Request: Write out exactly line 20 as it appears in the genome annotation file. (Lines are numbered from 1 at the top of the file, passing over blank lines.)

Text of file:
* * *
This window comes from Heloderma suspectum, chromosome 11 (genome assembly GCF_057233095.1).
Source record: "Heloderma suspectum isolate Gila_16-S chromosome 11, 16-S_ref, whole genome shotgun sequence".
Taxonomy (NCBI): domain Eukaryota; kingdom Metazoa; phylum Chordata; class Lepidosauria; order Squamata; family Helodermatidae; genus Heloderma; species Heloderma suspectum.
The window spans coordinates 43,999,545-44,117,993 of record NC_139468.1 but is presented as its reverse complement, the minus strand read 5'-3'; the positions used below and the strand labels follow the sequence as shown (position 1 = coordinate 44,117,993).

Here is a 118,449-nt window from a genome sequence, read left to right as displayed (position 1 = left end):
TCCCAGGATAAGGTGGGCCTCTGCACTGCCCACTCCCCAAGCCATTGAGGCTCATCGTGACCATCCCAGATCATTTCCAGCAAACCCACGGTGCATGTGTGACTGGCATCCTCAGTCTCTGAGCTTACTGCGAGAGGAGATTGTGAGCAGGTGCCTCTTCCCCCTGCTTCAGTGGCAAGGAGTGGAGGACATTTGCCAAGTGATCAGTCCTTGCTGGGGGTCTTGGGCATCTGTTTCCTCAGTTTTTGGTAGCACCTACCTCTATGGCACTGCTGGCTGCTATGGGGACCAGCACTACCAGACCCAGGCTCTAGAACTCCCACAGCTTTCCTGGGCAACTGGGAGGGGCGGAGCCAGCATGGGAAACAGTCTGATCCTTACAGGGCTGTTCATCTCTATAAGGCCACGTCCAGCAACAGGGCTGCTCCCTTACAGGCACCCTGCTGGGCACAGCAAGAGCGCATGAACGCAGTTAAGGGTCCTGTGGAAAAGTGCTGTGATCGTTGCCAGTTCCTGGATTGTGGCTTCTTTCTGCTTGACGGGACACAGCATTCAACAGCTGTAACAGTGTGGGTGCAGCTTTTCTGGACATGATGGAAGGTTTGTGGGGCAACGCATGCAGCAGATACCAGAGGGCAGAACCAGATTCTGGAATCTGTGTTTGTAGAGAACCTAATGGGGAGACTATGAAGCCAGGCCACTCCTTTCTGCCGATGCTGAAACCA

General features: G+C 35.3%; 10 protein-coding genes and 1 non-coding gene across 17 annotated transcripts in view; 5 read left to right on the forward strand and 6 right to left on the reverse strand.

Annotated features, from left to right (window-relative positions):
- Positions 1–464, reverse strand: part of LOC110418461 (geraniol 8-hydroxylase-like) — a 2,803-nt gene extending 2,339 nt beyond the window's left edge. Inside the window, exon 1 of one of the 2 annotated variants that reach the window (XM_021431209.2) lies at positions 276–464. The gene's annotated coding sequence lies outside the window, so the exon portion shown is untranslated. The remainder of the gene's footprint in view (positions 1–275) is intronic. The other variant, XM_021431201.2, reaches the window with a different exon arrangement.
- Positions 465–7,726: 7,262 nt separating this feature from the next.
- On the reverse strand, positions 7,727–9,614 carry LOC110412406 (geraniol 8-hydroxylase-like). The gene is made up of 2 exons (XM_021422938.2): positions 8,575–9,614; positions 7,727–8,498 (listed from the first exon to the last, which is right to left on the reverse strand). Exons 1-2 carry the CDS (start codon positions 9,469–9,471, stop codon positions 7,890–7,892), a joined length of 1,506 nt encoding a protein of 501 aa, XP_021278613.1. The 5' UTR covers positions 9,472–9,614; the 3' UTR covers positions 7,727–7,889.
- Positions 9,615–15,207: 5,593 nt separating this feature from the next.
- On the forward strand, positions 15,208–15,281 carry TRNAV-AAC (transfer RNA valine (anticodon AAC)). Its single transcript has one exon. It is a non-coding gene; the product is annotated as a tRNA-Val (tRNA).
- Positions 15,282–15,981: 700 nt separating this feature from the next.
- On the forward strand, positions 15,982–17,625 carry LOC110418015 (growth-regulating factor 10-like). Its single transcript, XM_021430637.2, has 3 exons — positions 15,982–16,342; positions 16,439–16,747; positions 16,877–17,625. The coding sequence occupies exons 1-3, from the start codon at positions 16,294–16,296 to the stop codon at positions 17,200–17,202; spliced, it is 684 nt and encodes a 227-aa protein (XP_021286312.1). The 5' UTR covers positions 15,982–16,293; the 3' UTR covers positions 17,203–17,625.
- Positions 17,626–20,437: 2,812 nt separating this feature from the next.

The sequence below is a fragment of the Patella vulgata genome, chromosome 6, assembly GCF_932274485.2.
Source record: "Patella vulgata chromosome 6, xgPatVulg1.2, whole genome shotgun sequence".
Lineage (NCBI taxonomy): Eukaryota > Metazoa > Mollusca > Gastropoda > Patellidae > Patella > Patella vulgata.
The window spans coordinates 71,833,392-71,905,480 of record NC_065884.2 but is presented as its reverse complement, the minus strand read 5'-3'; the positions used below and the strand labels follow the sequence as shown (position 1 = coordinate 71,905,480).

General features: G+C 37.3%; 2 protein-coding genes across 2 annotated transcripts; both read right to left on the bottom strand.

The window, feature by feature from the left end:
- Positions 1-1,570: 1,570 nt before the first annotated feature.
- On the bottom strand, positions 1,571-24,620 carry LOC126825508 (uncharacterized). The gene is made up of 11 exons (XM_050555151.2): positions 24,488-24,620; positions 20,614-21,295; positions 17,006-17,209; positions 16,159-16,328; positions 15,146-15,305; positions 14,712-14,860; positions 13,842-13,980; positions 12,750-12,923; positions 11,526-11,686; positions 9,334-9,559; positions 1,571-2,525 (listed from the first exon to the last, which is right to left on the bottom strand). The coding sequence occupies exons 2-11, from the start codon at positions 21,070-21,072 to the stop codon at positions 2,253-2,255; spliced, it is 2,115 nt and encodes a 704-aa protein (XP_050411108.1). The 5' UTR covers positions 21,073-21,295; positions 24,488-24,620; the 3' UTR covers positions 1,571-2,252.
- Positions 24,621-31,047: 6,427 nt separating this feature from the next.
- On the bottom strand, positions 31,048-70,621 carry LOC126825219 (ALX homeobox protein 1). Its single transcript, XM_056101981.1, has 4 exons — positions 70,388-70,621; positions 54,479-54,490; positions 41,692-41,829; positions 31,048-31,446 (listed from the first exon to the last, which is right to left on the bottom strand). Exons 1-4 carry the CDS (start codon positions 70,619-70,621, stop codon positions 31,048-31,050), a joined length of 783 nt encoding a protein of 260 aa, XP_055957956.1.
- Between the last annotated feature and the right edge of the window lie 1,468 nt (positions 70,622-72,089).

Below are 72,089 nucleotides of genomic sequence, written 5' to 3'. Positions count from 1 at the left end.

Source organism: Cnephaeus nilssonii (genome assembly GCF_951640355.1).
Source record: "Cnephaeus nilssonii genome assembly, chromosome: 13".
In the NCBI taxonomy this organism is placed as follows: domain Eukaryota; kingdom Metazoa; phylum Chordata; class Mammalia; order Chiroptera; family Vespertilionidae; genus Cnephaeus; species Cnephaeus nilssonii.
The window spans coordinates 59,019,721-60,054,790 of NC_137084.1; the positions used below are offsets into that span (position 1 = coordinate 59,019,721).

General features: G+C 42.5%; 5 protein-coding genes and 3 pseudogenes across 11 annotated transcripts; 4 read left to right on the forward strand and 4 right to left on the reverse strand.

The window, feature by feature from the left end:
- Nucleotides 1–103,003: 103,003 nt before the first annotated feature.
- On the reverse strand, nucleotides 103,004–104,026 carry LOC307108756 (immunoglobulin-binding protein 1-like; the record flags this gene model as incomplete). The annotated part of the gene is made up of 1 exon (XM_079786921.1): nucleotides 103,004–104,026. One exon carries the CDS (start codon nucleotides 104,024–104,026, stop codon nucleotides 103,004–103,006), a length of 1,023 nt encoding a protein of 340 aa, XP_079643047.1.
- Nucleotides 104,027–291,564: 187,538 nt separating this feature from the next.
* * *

The window spans coordinates 71,833,392-71,905,480 of record NC_065884.2 but is presented as its reverse complement, the minus strand read 5'-3'; the positions used below and the strand labels follow the sequence as shown (position 1 = coordinate 71,905,480).